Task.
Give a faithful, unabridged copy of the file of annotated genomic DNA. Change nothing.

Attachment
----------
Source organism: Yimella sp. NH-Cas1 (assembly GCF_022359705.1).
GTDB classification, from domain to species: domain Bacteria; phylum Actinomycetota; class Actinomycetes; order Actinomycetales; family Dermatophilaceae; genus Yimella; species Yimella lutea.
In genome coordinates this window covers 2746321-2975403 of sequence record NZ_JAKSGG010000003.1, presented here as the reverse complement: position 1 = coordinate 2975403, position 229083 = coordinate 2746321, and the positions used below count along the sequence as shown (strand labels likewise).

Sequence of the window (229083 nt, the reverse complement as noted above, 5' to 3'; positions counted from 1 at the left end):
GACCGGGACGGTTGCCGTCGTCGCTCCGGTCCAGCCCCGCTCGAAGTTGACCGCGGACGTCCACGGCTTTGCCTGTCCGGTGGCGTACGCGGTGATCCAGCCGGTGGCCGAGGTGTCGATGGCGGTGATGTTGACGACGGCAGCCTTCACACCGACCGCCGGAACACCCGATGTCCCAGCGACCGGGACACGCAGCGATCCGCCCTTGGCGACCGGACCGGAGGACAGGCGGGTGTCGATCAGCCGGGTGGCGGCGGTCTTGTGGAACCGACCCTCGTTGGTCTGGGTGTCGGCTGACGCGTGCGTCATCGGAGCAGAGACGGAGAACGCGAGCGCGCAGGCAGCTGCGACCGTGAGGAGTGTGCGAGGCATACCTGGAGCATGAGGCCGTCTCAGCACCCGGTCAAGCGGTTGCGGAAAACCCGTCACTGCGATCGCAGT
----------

Source organism: Yimella sp. NH-Cas1 (assembly GCF_022359705.1).
GTDB classification, from domain to species: domain Bacteria; phylum Actinomycetota; class Actinomycetes; order Actinomycetales; family Dermatophilaceae; genus Yimella; species Yimella lutea.
In genome coordinates this window covers 2746321-2975403 of sequence record NZ_JAKSGG010000003.1, presented here as the reverse complement: position 1 = coordinate 2975403, position 229083 = coordinate 2746321, and the positions used below count along the sequence as shown (strand labels likewise).

Sequence of the window (229083 nt, the reverse complement as noted above, 5' to 3'; positions counted from 1 at the left end):
GACCGGGACGGTTGCCGTCGTCGCTCCGGTCCAGCCCCGCTCGAAGTTGACCGCGGACGTCCACGGCTTTGCCTGTCCGGTGGCGTACGCGGTGATCCAGCCGGTGGCCGAGGTGTCGATGGCGGTGATGTTGACGACGGCAGCCTTCACACCGACCGCCGGAACACCCGATGTCCCAGCGACCGGGACACGCAGCGATCCGCCCTTGGCGACCGGACCGGAGGACAGGCGGGTGTCGATCAGCCGGGTGGCGGCGGTCTTGTGGAACCGACCCTCGTTGGTCTGGGTGTCGGCTGACGCGTGCGTCATCGGAGCAGAGACGGAGAACGCGAGCGCGCAGGCAGCTGCGACCGTGAGGAGTGTGCGAGGCATACCTGGAGCATGAGGCCGTCTCAGCACCCGGTCAAGCGGTTGCGGAAAACCCGTCACTGCGATCGCAGT